We've been playing the rules of the game, even as we loudly critique it, because it's what we know - because its rules dictate the terms and conditions of our society. Because we have tried to make our homes in an environment never designed for the architecture of our lives.

As we sit on the side-lines, many of us are learning about what it means to be an ally. We are figuring out what solidarity looks like. It is important that we not centre ourselves. This story belongs to the students who are the protagonists of their struggle. Their narratives need to be told in their words - and we should amplify their voices where we can. The same 'born-frees' accused of being apathetic and part of a narcissistic generation and rising up to resist the terms and conditions of a society that affords many of us some degree of cushioned comfort, sitting side-by-side with a consistent discomfort.

They challenge us to consider how we are complicit in systems of power, benefiting from them and uphold them. These students are doing what we did not, for a variety of reasons. As Mail & Guardian editor Verashni Pillay recently tweeted: "Again this generation makes me question how little we dared. The Rhodes [minimum initial payment] was a battle for me, yet I suffered silently".

The student protests are shining a light that extends both inward and outward. They make us pose numerous difficult questions to ourselves and society as a whole. Who are we? What do we stand for? What do we believe? What are we willing to give up? The hold our institutions, government and ourselves accountable for the society we have created.

These protests hold up a mirror to ourselves, each other, and our society. For some that mirror will reflect a distorted image, for others it challenges our beliefs and complicity, and for more it will not shift how they view their lives and the state of South African society. For the media, this becomes a hall of mirrors, reflecting different, skewed and conflicting stories about this moment in history that are being reported. That mirror only tells us what we want to see.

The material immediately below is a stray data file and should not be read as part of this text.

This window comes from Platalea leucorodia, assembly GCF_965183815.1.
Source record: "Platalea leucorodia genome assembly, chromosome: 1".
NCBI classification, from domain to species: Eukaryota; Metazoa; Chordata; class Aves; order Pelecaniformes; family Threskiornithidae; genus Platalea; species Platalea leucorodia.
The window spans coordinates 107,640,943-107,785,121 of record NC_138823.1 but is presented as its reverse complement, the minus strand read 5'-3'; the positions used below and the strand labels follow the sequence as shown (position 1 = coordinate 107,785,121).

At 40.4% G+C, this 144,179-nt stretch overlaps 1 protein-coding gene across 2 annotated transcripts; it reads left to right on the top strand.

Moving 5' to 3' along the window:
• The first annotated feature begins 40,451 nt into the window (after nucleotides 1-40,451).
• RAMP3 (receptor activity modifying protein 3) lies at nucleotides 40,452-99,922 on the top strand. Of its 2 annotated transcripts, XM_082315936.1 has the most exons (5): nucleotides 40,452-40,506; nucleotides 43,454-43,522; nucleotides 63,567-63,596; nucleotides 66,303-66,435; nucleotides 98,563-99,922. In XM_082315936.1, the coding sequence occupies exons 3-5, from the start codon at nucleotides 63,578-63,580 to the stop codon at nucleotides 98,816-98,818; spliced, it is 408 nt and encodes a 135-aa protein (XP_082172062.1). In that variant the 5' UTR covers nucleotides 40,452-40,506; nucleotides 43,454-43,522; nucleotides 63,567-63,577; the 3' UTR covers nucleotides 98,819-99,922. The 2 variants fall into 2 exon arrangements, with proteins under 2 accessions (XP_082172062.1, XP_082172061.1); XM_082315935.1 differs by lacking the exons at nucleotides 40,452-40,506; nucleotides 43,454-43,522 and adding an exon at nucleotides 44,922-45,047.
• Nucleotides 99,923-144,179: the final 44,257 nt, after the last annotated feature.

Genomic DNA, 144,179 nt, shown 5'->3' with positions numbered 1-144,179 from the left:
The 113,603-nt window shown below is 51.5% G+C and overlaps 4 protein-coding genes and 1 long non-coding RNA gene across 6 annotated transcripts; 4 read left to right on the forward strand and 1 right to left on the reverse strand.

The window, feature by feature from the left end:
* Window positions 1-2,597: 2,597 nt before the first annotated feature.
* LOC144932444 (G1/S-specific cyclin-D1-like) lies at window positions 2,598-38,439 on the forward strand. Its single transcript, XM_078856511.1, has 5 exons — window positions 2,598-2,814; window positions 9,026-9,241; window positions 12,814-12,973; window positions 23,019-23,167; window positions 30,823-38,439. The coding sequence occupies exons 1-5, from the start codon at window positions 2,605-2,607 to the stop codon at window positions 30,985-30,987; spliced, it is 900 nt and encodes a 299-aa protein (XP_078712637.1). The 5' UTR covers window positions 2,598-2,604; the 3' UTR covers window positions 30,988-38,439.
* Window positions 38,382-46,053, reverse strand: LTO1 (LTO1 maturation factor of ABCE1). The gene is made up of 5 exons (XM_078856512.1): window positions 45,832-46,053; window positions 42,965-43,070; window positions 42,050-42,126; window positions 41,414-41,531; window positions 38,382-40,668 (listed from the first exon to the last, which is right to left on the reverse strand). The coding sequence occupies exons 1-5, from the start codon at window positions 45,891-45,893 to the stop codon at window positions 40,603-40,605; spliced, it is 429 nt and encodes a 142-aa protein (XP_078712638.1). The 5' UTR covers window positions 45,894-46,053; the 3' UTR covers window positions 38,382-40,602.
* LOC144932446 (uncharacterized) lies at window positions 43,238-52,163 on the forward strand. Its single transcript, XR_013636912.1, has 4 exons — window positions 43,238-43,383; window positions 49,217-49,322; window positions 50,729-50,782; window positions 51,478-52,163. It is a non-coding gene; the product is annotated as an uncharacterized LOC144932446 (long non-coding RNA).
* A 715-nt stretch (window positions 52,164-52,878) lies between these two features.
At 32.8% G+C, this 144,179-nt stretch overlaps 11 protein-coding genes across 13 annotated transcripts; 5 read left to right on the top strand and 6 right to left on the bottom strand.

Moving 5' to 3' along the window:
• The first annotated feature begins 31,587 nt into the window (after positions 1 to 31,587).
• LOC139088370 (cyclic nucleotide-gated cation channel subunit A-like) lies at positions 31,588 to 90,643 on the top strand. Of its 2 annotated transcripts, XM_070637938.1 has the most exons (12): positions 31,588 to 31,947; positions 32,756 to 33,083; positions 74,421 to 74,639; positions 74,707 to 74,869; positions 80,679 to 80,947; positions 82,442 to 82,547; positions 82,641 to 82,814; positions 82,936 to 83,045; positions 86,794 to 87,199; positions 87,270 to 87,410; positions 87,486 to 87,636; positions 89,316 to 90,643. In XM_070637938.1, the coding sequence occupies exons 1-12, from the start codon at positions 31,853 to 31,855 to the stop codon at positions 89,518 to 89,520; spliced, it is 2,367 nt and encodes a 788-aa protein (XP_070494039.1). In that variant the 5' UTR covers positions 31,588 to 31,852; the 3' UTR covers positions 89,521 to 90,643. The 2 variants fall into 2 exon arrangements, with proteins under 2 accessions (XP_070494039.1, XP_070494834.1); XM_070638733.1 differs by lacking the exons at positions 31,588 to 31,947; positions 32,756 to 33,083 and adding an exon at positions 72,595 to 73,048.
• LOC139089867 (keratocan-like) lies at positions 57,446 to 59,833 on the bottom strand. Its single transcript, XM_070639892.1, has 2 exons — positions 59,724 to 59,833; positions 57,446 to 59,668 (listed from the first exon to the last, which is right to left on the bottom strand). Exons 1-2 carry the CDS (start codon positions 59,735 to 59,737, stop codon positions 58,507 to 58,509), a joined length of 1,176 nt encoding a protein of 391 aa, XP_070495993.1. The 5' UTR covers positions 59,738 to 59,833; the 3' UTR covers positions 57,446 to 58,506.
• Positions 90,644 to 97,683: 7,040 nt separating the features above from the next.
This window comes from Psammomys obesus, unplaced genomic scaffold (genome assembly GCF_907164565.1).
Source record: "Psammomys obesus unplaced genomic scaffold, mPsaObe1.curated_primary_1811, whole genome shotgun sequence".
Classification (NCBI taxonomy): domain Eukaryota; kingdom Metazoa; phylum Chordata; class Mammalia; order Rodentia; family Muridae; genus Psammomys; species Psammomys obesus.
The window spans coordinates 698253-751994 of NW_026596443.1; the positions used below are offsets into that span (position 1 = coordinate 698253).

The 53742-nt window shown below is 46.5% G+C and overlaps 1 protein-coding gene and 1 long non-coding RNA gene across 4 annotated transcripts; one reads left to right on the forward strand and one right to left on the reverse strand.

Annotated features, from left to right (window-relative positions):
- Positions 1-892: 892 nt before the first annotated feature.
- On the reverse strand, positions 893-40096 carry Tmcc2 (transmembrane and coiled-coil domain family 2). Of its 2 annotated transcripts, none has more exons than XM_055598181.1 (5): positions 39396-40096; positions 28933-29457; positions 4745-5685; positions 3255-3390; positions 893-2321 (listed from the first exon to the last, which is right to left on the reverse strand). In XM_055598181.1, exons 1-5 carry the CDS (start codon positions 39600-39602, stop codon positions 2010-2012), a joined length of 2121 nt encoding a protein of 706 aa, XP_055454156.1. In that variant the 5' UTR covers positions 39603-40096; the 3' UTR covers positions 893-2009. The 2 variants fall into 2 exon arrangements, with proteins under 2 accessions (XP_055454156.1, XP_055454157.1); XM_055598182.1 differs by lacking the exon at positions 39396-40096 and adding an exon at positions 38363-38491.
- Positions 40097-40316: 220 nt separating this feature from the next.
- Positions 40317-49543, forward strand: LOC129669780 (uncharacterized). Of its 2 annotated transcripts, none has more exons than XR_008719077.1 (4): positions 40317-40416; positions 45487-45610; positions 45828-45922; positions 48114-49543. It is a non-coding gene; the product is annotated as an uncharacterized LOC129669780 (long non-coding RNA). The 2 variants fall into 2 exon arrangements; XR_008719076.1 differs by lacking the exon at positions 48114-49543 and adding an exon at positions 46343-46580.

But as Lorde stated, "the subject of revolution is our lives". All of our lives. Because, as another poster from these protests stated: "Just because the spew of fire isn't reaching you doesn't mean it's not spewing. It just means you're at the back, watching your brothers and sisters get burned in the front. When they are dead and gone, the flame will reach you too".

Danielle Bowler holds a master's degree from Rhodes University and is a Mandela Rhodes scholar. She is currently an assistant researcher at Mistra and a member of Feminist Stokvel. She likes to think critically about the world around her, which often includes making complex political arguments about pop culture and Beyonce. Follow her on Twitter: @daniellebowler

Images courtesy of Tarryn Hatchett.